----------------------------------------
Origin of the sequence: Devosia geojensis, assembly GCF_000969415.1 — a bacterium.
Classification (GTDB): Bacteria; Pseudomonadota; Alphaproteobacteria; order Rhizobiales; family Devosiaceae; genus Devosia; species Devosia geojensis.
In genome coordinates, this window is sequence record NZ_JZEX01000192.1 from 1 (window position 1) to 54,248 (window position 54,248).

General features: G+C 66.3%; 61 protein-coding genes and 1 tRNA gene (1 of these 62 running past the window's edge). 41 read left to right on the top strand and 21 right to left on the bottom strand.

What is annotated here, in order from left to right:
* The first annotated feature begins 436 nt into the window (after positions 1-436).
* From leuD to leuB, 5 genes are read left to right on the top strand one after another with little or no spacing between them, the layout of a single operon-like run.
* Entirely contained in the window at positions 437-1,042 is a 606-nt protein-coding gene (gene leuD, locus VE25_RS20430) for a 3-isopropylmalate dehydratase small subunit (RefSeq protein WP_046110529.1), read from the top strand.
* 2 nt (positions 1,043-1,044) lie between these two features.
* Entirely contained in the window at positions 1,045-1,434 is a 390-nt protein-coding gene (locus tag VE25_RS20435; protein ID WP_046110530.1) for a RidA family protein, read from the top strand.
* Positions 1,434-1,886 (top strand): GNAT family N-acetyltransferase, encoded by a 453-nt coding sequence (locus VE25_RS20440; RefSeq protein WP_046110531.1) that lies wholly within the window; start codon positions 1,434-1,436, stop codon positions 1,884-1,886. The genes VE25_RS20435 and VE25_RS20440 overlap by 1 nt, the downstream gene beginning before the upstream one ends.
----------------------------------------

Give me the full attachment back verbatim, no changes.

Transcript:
Origin of the sequence: Devosia geojensis, assembly GCF_000969415.1 — a bacterium.
Classification (GTDB): Bacteria; Pseudomonadota; Alphaproteobacteria; order Rhizobiales; family Devosiaceae; genus Devosia; species Devosia geojensis.
In genome coordinates, this window is sequence record NZ_JZEX01000192.1 from 1 (window position 1) to 54,248 (window position 54,248).

General features: G+C 66.3%; 61 protein-coding genes and 1 tRNA gene (1 of these 62 running past the window's edge). 41 read left to right on the top strand and 21 right to left on the bottom strand.

What is annotated here, in order from left to right:
* The first annotated feature begins 436 nt into the window (after positions 1-436).
* From leuD to leuB, 5 genes are read left to right on the top strand one after another with little or no spacing between them, the layout of a single operon-like run.
* Entirely contained in the window at positions 437-1,042 is a 606-nt protein-coding gene (gene leuD, locus VE25_RS20430) for a 3-isopropylmalate dehydratase small subunit (RefSeq protein WP_046110529.1), read from the top strand.
* 2 nt (positions 1,043-1,044) lie between these two features.
* Entirely contained in the window at positions 1,045-1,434 is a 390-nt protein-coding gene (locus tag VE25_RS20435; protein ID WP_046110530.1) for a RidA family protein, read from the top strand.
* Positions 1,434-1,886 (top strand): GNAT family N-acetyltransferase, encoded by a 453-nt coding sequence (locus VE25_RS20440; RefSeq protein WP_046110531.1) that lies wholly within the window; start codon positions 1,434-1,436, stop codon positions 1,884-1,886. The genes VE25_RS20435 and VE25_RS20440 overlap by 1 nt, the downstream gene beginning before the upstream one ends.